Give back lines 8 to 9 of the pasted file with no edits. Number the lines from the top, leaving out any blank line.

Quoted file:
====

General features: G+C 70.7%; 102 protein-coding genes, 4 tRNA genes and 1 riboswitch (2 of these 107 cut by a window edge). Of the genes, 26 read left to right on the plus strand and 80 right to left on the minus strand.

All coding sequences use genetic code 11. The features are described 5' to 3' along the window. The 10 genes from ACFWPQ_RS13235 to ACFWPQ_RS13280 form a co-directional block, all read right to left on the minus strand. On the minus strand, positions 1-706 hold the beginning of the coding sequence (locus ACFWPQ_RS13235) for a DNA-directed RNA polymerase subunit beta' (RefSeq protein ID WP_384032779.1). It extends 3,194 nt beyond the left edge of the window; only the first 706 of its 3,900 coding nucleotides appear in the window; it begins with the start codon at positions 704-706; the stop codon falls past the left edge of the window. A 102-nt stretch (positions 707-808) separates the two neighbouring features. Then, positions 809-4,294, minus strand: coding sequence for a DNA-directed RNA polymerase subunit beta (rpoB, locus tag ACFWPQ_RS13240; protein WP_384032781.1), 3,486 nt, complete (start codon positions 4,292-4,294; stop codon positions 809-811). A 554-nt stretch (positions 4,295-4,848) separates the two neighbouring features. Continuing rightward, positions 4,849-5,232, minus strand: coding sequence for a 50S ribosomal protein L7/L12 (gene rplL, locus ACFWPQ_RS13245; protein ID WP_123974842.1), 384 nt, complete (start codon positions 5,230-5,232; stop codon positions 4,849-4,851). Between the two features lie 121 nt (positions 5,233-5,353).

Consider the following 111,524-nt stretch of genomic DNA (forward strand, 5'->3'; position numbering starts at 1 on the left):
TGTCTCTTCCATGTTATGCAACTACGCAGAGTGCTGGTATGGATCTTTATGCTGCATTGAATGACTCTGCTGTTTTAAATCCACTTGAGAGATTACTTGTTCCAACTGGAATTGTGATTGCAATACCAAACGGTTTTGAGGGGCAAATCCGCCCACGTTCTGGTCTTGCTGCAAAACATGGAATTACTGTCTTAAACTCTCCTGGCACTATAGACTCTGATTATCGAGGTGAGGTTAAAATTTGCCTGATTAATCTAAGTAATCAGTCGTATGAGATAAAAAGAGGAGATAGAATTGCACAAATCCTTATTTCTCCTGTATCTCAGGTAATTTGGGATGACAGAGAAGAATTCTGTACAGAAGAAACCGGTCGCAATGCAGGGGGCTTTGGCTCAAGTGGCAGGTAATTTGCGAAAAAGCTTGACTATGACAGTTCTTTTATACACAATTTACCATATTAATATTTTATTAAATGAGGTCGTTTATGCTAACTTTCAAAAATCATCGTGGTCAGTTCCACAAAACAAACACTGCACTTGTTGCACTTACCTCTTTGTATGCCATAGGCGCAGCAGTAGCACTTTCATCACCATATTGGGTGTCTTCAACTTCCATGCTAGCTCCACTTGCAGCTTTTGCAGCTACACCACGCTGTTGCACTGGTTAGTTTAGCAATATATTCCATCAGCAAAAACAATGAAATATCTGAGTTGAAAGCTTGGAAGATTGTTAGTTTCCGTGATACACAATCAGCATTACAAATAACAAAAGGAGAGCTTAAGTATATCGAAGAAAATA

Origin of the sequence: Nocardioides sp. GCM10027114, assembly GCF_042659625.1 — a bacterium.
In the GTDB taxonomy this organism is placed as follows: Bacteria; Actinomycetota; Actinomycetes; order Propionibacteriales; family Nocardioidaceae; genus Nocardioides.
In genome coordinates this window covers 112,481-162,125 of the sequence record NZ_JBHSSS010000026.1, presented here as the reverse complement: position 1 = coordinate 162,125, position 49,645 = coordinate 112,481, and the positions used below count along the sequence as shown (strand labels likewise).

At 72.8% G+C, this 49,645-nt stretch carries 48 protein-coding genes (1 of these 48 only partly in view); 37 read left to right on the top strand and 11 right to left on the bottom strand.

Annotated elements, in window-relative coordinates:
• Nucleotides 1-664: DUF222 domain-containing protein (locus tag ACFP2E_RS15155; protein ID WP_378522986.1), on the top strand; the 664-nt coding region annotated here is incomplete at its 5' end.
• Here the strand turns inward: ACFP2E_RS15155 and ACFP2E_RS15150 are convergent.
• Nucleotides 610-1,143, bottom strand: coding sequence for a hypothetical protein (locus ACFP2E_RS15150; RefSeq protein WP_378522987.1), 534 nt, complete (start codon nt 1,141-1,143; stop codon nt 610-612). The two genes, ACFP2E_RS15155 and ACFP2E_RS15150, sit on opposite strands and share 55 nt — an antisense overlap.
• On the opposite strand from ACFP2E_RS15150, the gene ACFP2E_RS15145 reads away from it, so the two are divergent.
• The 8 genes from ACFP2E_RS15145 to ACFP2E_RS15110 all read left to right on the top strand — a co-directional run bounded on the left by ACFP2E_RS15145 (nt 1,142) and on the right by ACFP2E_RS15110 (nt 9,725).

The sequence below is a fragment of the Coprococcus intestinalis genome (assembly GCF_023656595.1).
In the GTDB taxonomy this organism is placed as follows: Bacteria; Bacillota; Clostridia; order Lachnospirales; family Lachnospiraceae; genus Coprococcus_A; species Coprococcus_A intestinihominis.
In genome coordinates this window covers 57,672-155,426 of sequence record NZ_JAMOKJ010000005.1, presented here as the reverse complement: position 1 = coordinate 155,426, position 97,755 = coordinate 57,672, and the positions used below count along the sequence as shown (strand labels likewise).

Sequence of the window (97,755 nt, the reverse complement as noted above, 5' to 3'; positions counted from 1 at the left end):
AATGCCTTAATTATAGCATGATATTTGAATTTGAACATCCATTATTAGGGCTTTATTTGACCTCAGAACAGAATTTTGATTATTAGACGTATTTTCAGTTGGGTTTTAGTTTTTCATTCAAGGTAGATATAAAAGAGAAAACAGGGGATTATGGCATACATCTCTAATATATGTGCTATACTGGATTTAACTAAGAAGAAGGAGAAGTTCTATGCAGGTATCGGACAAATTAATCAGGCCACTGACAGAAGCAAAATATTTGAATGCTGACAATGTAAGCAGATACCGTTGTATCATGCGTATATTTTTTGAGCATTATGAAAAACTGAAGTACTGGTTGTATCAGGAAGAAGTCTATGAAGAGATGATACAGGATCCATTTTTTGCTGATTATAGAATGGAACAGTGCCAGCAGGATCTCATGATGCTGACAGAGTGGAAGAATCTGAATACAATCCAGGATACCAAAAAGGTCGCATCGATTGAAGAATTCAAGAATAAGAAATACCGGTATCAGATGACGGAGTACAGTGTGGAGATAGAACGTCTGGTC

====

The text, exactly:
At 72.8% G+C, this 49,645-nt stretch carries 48 protein-coding genes (1 of these 48 only partly in view); 37 read left to right on the top strand and 11 right to left on the bottom strand.

Annotated elements, in window-relative coordinates: